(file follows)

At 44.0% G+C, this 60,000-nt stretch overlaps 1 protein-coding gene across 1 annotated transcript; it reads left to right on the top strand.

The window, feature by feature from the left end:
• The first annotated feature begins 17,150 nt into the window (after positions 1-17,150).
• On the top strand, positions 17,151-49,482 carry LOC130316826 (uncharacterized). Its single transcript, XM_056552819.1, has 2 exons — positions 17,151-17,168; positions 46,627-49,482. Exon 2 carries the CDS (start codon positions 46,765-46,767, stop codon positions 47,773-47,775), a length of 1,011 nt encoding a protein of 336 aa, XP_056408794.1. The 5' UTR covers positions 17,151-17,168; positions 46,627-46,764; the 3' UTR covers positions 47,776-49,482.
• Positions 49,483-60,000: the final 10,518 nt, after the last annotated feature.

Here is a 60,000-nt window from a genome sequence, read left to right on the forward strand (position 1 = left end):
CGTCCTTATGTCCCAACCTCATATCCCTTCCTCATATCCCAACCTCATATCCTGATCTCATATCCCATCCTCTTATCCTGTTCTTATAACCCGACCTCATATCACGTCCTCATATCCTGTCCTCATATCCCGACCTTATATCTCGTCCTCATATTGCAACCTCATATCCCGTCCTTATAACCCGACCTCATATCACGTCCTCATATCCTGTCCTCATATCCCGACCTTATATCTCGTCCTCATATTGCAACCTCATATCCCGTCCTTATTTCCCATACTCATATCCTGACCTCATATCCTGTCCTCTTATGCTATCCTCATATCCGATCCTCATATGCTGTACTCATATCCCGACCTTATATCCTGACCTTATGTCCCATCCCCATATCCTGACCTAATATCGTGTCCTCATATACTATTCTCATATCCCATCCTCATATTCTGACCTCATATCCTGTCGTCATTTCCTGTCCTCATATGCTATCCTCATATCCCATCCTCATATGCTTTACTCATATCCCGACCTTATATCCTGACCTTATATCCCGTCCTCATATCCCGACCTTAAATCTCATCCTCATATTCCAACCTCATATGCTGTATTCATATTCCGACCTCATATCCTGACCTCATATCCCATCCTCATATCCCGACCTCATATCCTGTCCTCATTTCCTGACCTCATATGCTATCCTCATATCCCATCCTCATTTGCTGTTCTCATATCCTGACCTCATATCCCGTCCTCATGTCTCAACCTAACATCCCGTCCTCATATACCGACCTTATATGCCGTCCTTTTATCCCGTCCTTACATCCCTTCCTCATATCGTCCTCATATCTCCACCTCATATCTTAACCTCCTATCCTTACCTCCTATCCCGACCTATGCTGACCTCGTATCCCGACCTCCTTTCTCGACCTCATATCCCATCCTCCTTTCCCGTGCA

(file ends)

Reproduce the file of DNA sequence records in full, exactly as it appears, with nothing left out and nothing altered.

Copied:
At 44.0% G+C, this 60,000-nt stretch overlaps 1 protein-coding gene across 1 annotated transcript; it reads left to right on the top strand.

The window, feature by feature from the left end:
• The first annotated feature begins 17,150 nt into the window (after positions 1-17,150).
• On the top strand, positions 17,151-49,482 carry LOC130316826 (uncharacterized). Its single transcript, XM_056552819.1, has 2 exons — positions 17,151-17,168; positions 46,627-49,482. Exon 2 carries the CDS (start codon positions 46,765-46,767, stop codon positions 47,773-47,775), a length of 1,011 nt encoding a protein of 336 aa, XP_056408794.1. The 5' UTR covers positions 17,151-17,168; positions 46,627-46,764; the 3' UTR covers positions 47,776-49,482.
• Positions 49,483-60,000: the final 10,518 nt, after the last annotated feature.

Here is a 60,000-nt window from a genome sequence, read left to right on the forward strand (position 1 = left end):
CGTCCTTATGTCCCAACCTCATATCCCTTCCTCATATCCCAACCTCATATCCTGATCTCATATCCCATCCTCTTATCCTGTTCTTATAACCCGACCTCATATCACGTCCTCATATCCTGTCCTCATATCCCGACCTTATATCTCGTCCTCATATTGCAACCTCATATCCCGTCCTTATAACCCGACCTCATATCACGTCCTCATATCCTGTCCTCATATCCCGACCTTATATCTCGTCCTCATATTGCAACCTCATATCCCGTCCTTATTTCCCATACTCATATCCTGACCTCATATCCTGTCCTCTTATGCTATCCTCATATCCGATCCTCATATGCTGTACTCATATCCCGACCTTATATCCTGACCTTATGTCCCATCCCCATATCCTGACCTAATATCGTGTCCTCATATACTATTCTCATATCCCATCCTCATATTCTGACCTCATATCCTGTCGTCATTTCCTGTCCTCATATGCTATCCTCATATCCCATCCTCATATGCTTTACTCATATCCCGACCTTATATCCTGACCTTATATCCCGTCCTCATATCCCGACCTTAAATCTCATCCTCATATTCCAACCTCATATGCTGTATTCATATTCCGACCTCATATCCTGACCTCATATCCCATCCTCATATCCCGACCTCATATCCTGTCCTCATTTCCTGACCTCATATGCTATCCTCATATCCCATCCTCATTTGCTGTTCTCATATCCTGACCTCATATCCCGTCCTCATGTCTCAACCTAACATCCCGTCCTCATATACCGACCTTATATGCCGTCCTTTTATCCCGTCCTTACATCCCTTCCTCATATCGTCCTCATATCTCCACCTCATATCTTAACCTCCTATCCTTACCTCCTATCCCGACCTATGCTGACCTCGTATCCCGACCTCCTTTCTCGACCTCATATCCCATCCTCCTTTCCCGTGCA